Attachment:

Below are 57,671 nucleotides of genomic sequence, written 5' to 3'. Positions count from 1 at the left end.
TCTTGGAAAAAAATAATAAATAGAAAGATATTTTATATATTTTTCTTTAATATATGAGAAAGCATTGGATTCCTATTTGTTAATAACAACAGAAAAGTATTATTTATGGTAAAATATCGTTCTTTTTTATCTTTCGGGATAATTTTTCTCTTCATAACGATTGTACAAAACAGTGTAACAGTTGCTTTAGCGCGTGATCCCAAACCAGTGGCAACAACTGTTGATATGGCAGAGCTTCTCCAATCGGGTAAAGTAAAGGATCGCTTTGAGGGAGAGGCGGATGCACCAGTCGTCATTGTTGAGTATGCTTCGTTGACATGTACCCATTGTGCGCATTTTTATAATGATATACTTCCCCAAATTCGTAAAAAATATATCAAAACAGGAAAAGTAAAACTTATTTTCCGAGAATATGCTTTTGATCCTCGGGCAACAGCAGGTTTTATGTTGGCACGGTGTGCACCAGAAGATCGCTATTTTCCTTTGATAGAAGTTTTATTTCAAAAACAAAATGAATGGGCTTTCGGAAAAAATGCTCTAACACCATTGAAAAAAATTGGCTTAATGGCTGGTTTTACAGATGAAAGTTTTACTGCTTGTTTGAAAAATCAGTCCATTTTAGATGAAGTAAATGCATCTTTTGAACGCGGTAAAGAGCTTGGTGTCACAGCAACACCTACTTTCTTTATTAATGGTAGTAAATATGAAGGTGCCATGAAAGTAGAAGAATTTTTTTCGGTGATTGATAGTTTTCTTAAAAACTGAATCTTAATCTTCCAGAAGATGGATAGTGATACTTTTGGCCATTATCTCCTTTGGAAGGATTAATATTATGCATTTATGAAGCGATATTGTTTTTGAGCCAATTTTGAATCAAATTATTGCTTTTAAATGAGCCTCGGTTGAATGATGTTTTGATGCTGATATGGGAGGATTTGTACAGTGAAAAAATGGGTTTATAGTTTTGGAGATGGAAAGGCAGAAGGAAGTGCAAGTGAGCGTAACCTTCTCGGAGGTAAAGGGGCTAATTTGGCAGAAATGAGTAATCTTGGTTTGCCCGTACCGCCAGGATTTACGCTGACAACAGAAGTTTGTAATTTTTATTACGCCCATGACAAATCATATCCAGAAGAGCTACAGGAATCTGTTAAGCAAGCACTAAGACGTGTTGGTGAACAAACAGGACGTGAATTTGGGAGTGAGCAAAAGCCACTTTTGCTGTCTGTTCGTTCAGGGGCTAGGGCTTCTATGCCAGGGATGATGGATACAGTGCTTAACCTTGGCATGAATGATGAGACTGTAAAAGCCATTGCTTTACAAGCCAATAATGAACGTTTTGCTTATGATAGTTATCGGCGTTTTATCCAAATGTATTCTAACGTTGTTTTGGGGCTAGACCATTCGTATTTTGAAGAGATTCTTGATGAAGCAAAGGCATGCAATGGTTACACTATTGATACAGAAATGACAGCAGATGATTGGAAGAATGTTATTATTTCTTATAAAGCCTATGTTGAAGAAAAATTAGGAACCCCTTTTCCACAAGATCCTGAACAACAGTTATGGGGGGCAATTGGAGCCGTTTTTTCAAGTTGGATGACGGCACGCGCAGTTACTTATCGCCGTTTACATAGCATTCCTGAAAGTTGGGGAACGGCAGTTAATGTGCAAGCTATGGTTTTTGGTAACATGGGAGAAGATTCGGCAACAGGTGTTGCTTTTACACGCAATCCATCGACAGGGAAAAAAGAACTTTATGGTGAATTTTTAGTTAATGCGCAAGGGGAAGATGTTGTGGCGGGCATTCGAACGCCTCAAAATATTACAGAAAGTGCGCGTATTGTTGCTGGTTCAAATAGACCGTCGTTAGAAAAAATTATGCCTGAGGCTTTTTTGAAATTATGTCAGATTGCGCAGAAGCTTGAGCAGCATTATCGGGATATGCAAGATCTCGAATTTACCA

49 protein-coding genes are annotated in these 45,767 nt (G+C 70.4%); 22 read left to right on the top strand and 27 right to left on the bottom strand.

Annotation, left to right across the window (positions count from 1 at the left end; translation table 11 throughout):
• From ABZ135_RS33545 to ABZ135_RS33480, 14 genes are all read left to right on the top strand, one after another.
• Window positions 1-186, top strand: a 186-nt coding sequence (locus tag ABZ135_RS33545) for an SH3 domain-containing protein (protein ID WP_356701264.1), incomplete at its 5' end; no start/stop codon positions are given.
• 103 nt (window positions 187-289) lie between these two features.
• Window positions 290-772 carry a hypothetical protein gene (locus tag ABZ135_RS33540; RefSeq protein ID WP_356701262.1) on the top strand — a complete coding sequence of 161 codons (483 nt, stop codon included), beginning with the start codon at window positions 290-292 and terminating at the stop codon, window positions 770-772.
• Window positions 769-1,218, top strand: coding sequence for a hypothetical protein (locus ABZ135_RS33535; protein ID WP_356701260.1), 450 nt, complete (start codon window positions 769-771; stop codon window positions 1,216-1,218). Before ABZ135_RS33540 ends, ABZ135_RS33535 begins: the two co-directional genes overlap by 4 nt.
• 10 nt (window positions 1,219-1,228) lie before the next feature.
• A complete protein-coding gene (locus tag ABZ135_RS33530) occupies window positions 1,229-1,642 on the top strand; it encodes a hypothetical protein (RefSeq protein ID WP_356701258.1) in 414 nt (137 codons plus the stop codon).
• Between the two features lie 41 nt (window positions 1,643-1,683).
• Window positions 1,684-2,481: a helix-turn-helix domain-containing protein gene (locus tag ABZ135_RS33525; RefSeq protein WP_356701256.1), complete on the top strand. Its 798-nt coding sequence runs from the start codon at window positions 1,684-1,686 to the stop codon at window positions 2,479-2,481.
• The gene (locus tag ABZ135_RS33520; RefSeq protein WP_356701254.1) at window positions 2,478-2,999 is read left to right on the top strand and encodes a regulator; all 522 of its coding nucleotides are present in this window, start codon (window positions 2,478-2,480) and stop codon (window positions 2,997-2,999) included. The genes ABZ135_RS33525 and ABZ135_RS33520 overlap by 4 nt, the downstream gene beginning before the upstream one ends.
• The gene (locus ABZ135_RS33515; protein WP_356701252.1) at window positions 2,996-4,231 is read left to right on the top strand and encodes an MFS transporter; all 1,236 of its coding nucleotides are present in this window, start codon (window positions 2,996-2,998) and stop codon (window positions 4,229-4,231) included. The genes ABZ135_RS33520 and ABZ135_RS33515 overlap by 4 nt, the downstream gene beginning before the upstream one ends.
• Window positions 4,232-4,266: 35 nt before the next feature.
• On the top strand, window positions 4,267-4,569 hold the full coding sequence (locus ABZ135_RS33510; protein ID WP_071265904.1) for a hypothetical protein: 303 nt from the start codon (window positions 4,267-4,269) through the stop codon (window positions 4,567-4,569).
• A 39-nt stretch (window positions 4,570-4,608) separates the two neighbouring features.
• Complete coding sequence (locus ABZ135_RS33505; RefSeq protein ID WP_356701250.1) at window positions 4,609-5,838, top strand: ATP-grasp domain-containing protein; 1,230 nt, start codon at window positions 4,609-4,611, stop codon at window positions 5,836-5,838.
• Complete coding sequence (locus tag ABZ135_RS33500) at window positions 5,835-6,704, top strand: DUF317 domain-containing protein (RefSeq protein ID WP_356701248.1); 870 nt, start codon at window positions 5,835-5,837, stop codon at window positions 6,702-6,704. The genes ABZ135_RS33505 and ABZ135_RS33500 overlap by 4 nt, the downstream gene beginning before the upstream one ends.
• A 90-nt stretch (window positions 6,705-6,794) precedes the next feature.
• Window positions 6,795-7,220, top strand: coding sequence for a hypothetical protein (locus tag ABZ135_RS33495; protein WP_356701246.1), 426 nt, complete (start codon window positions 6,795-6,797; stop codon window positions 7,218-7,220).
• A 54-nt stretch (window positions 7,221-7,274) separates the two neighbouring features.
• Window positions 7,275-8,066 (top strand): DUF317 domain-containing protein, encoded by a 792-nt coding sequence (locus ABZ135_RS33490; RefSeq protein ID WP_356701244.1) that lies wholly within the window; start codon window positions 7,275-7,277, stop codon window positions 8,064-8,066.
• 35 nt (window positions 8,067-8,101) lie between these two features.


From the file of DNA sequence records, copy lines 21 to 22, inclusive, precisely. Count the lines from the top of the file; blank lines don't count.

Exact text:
• A 90-nt stretch (window positions 6,705-6,794) precedes the next feature.
• Window positions 6,795-7,220, top strand: coding sequence for a hypothetical protein (locus tag ABZ135_RS33495; protein WP_356701246.1), 426 nt, complete (start codon window positions 6,795-6,797; stop codon window positions 7,218-7,220).